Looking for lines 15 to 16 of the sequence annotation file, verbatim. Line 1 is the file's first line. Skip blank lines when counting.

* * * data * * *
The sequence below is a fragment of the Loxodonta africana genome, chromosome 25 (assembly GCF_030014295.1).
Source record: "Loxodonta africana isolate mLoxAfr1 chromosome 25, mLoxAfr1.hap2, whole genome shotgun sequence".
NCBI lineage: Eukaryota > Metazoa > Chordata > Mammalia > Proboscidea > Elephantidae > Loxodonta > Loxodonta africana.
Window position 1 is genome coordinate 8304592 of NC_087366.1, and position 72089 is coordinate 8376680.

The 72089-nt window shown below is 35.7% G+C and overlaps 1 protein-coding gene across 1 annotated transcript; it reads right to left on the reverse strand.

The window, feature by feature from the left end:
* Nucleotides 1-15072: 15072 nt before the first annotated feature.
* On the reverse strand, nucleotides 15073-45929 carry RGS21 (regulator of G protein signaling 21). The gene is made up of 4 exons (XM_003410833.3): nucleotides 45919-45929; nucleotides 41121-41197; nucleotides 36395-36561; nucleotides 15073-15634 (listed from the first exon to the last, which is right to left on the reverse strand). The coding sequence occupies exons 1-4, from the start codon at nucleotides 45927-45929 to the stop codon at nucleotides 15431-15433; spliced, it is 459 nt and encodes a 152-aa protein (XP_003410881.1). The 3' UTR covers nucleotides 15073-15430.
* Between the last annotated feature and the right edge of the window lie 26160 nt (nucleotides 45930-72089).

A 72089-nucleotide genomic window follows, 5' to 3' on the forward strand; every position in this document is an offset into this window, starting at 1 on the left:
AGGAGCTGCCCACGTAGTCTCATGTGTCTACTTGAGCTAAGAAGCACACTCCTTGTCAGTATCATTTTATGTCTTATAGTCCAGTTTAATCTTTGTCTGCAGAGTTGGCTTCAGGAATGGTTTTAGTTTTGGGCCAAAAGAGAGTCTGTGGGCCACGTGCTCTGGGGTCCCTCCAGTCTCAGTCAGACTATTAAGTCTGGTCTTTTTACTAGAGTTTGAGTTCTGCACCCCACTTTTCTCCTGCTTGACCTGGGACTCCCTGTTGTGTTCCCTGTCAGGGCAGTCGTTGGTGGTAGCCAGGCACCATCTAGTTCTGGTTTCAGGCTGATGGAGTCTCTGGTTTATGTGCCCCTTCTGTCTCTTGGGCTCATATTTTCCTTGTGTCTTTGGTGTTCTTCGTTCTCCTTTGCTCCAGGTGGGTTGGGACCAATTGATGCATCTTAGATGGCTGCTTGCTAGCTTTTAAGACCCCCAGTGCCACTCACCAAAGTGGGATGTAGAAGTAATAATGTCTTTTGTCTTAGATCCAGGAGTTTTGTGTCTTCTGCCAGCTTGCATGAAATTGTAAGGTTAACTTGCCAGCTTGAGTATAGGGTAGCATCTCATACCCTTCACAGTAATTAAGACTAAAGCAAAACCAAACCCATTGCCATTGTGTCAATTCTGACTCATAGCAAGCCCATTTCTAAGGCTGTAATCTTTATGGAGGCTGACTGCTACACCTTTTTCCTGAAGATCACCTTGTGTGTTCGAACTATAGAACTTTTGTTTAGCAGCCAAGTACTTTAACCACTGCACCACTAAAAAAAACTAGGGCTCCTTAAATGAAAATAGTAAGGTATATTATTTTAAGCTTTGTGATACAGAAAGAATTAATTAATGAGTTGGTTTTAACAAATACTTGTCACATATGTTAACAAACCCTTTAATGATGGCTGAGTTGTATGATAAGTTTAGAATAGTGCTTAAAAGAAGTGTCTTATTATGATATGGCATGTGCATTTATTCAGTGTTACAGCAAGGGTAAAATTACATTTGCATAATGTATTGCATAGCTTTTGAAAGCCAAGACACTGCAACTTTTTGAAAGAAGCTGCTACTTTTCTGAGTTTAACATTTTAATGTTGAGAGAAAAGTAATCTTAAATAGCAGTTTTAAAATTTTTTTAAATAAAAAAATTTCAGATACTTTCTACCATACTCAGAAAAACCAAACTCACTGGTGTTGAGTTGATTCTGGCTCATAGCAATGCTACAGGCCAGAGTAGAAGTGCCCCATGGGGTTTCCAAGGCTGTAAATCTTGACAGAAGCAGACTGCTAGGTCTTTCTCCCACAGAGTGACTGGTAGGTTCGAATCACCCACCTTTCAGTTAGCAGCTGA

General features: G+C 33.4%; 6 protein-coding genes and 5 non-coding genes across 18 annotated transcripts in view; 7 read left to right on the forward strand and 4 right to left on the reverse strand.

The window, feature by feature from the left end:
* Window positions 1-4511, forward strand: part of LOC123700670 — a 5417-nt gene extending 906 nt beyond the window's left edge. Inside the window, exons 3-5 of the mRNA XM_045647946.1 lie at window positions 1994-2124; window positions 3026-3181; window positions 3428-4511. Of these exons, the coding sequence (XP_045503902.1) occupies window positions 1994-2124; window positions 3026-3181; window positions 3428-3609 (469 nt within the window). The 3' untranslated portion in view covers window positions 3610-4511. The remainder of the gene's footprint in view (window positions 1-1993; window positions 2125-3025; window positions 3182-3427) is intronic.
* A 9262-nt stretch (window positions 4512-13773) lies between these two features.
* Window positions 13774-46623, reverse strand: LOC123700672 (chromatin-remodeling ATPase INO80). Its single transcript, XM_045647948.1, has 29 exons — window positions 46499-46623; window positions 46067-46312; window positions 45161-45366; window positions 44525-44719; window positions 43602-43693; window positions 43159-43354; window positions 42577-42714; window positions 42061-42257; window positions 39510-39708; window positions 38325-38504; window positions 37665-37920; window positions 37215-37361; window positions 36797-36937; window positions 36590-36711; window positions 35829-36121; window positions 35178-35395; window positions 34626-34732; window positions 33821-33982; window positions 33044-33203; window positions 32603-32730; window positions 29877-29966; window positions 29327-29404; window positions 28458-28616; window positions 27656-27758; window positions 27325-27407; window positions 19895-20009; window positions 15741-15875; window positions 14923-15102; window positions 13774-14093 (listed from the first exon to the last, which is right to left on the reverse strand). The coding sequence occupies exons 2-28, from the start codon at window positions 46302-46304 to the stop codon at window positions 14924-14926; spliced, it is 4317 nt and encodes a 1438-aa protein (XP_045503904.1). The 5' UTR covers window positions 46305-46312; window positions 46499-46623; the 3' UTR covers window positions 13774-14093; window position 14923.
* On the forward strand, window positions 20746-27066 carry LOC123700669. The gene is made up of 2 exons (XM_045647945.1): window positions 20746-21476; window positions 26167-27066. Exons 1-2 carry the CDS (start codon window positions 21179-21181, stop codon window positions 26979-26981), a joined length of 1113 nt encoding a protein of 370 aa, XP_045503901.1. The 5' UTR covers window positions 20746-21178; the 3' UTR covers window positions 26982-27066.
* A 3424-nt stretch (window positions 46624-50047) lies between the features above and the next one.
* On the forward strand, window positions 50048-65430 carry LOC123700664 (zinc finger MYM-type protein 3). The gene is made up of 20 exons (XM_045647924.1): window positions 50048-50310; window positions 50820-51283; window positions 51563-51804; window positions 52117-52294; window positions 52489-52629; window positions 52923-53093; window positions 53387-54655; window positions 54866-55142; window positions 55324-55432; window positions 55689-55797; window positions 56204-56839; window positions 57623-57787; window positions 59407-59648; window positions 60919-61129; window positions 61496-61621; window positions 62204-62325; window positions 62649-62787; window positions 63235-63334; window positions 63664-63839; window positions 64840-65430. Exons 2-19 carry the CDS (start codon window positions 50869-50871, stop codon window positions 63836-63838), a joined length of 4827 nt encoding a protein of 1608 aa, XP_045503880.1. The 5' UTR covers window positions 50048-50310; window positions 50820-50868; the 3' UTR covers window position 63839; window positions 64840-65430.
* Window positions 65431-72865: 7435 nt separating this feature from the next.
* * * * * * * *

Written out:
* A 9262-nt stretch (window positions 4512-13773) lies between these two features.
* Window positions 13774-46623, reverse strand: LOC123700672 (chromatin-remodeling ATPase INO80). Its single transcript, XM_045647948.1, has 29 exons — window positions 46499-46623; window positions 46067-46312; window positions 45161-45366; window positions 44525-44719; window positions 43602-43693; window positions 43159-43354; window positions 42577-42714; window positions 42061-42257; window positions 39510-39708; window positions 38325-38504; window positions 37665-37920; window positions 37215-37361; window positions 36797-36937; window positions 36590-36711; window positions 35829-36121; window positions 35178-35395; window positions 34626-34732; window positions 33821-33982; window positions 33044-33203; window positions 32603-32730; window positions 29877-29966; window positions 29327-29404; window positions 28458-28616; window positions 27656-27758; window positions 27325-27407; window positions 19895-20009; window positions 15741-15875; window positions 14923-15102; window positions 13774-14093 (listed from the first exon to the last, which is right to left on the reverse strand). The coding sequence occupies exons 2-28, from the start codon at window positions 46302-46304 to the stop codon at window positions 14924-14926; spliced, it is 4317 nt and encodes a 1438-aa protein (XP_045503904.1). The 5' UTR covers window positions 46305-46312; window positions 46499-46623; the 3' UTR covers window positions 13774-14093; window position 14923.